In recent years, nurse-midwifery has experienced a significant boom in popularity, but whether new mothers choose a midwife or a conventional OBGYN, the postpartum nurse is a critical part of the process. So what is postpartum nursing?
What Is Postpartum Nursing?
Postpartum nursing involves caring for women who have just given birth. New mothers who have never given birth before will have many questions concerning how to care for themselves. This may involve caring for episiotomy incisions, C-section wounds, hemorrhoids, learning how to properly nurse their baby, and many other conditions they may experience that are the direct result of birthing a child. Women have already had other children may not have any issues at all, while others may have health conditions that must be closely monitored after childbirth.
Postpartum nursing may also involve talking with the mother about her responsibilities as well as the possibility of postpartum depression and other mental and emotional factors they may experience. The postpartum nurse can also help new mothers work through the bonding process using techniques such as kangarooing and skin to skin contact immediately after birth. The primary job of a postpartum nurse is to ensure the new mother is properly cared for in every way and to make sure that she is physically, mentally, and emotionally ready to leave the hospital with her newborn child.
What Is Involved in Postpartum Nursing Care Plans?
Nurses are involved in both creating and implementing postpartum care plans for new mothers. In many cases, postpartum care plans are created prior to the birth of the child and then adjusted, if necessary, after the child is born. Any health conditions like high blood pressure and diabetes must be taken into account when creating a postpartum care plan. Postpartum nurses may begin working with the new mother as early as the third trimester to ensure that all of the steps in the birthing plan are complete by the due date.
Once the birth has taken place, the postpartum nurse will go over every step of the postpartum care plan and show the new mother how to care for any wounds she may have. She will be taught how to care for herself during the nursing/breastfeeding process. The postpartum nurse will be able to answer any questions the new mother may have as well as help her in identifying any signs and symptoms of postpartum depression. A postpartum nurse may work with the new mother for several weeks after the birth of her child to ensure that things continue to go smoothly.
How Much Does a Postpartum Nurse Make in a Year?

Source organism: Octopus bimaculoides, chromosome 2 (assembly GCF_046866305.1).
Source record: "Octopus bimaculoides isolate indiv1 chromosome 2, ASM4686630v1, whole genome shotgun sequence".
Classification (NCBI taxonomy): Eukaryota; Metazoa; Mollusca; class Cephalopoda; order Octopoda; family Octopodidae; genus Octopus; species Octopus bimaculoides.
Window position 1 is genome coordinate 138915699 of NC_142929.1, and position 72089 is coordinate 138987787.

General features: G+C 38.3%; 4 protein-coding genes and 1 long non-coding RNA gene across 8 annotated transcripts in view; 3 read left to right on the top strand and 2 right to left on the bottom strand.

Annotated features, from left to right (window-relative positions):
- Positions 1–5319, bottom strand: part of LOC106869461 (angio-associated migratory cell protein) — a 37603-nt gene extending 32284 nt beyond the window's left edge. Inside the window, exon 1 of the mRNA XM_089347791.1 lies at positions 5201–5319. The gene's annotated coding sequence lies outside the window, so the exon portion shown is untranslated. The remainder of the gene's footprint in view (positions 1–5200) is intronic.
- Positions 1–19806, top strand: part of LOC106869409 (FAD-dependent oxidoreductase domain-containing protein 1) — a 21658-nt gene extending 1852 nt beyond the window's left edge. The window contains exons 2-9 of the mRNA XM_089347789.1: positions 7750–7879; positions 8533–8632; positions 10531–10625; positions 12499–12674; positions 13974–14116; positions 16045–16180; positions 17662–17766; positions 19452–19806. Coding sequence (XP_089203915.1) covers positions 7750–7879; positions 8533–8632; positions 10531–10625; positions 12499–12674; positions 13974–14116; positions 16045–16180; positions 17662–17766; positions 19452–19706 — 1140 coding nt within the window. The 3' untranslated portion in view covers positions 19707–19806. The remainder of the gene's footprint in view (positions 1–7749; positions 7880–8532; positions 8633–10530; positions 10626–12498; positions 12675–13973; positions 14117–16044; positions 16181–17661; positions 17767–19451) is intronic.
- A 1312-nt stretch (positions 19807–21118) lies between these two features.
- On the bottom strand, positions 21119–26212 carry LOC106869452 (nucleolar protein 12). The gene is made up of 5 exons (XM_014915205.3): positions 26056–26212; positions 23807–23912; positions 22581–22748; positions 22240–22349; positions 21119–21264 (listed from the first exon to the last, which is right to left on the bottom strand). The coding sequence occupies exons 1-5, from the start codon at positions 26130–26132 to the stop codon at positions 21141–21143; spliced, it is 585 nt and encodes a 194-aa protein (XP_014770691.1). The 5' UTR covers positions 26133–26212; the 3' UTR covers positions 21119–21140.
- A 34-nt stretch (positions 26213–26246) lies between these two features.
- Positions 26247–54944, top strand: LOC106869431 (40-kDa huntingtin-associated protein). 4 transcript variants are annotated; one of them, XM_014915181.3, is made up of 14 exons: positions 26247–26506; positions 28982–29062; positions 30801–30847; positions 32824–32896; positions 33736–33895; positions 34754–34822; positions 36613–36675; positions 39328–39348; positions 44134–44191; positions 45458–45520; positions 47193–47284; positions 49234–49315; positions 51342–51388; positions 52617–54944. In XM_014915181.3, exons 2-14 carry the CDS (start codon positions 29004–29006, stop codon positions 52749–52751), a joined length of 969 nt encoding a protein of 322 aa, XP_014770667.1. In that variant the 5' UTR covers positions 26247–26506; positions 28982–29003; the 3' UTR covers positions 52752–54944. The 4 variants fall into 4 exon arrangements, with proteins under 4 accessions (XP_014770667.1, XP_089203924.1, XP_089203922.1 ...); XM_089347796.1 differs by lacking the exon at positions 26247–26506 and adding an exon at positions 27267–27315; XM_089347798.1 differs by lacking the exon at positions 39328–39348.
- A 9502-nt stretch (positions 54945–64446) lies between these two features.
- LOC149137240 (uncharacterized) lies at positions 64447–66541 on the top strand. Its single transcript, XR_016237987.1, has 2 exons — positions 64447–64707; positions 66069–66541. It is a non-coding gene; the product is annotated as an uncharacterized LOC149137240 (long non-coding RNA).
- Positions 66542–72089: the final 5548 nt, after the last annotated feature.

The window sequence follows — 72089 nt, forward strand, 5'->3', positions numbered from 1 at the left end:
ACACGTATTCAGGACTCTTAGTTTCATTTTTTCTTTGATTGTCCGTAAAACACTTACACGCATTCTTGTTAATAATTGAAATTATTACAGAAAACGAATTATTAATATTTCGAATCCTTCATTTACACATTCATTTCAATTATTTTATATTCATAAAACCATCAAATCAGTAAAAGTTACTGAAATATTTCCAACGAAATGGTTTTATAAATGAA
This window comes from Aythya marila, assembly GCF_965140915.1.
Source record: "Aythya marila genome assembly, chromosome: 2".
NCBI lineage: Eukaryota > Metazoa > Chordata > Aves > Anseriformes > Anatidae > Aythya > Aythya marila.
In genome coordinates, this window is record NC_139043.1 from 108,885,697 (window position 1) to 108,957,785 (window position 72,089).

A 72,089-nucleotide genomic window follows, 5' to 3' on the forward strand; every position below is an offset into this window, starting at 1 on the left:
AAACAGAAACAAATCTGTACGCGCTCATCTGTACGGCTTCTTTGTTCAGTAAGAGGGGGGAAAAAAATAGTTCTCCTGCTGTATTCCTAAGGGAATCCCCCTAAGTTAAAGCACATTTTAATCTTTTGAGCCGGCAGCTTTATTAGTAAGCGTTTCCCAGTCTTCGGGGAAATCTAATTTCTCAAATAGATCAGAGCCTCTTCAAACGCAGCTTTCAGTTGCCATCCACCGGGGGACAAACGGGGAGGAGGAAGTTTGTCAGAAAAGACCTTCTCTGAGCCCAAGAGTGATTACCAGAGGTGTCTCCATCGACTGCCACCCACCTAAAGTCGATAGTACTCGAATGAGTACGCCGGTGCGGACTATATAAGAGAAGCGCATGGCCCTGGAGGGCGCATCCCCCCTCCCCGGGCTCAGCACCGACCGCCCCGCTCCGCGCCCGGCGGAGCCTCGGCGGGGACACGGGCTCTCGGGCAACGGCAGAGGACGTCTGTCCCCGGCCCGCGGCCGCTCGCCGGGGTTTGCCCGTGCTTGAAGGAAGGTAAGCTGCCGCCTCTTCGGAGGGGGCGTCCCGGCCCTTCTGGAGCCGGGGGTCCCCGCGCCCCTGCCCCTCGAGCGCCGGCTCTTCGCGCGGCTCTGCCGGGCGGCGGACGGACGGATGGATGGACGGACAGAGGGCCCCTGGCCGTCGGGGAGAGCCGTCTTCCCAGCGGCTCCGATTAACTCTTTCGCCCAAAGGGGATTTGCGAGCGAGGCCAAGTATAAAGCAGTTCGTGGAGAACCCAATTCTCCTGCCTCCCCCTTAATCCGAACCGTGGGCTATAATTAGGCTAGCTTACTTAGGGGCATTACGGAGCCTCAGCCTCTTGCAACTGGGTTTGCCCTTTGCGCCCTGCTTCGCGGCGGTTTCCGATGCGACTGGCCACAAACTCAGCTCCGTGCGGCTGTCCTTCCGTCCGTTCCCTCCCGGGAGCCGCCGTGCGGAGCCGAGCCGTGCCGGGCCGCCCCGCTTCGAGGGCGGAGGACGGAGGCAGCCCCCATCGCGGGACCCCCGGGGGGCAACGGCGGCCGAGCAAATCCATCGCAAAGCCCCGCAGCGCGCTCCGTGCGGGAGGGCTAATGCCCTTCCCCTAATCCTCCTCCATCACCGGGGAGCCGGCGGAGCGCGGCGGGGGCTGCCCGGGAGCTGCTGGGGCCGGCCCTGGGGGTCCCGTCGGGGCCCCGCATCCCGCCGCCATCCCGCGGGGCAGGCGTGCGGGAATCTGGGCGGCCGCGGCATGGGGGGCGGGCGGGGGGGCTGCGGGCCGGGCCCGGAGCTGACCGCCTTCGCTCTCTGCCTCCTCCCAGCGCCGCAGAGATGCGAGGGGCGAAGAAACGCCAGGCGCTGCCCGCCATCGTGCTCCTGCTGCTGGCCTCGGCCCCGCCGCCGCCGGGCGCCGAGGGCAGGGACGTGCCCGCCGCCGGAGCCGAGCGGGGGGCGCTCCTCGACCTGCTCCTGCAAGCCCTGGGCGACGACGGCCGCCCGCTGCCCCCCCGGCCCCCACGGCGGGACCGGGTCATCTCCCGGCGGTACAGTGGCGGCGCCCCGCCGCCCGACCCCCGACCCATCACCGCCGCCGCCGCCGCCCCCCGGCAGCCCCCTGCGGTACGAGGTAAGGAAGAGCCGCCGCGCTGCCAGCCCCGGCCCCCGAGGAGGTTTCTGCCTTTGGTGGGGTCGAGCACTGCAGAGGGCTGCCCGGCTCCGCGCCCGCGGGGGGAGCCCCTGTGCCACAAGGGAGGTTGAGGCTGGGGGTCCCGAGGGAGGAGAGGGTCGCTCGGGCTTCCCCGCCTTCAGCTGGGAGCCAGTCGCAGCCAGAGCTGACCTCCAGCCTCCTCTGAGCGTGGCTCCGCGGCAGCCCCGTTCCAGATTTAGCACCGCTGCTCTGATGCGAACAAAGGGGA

The range of pay for a postpartum nurse is quite wide with the lowest average coming it at around $45,000. Postpartum nurses who have high degrees and several years of experience can earn as much as $135,000 a year on average. While this gap is extremely wide, the graduate must take into account the location of the position, the facility in which the position is being offered, the number of years the nurse has been working in the field, and the type of degrees and certifications they possess. Many postpartum nurses have worked in other capacities prior to taking a position specializing in aftercare.
Postpartum nurses who are just entering the workforce may choose to work in other positions within the OB/GYN field to get better insight into what the mothers go through before, during, and after giving birth. The more hands-on experience they gain by working in these areas, the more pay they will be offered when they finally transition into the postpartum nurse position they want to earn.
How Do I Become a Postpartum Nurse?
Becoming a postpartum nurse involves earning a Nursing degree. Once a graduate has earned their Bachelor’s or Master’s degree, the next step is passing their state board exam and receiving their license to practice. Most nursing students are asked if they want to choose a specific specialization. This can include geriatric care, pediatric care, general practice, OB/GYN, or postpartum care, just to name a few. If they choose a specialization at the beginning of their education, they can gradually add classes that will allow them to achieve their ultimate goal once they earn their degree.
Students who are unsure about what direction they want to take after graduation may choose to work in several areas before making a final decision. If the nurse chooses to pursue a career in postpartum care, they can return to school and pursue an additional degree program or they may be able to take a certification course and receive the credentials they need to work as an aftercare or postpartum specialist. The years of experience they have accumulated can be included on their resume for additional credibility.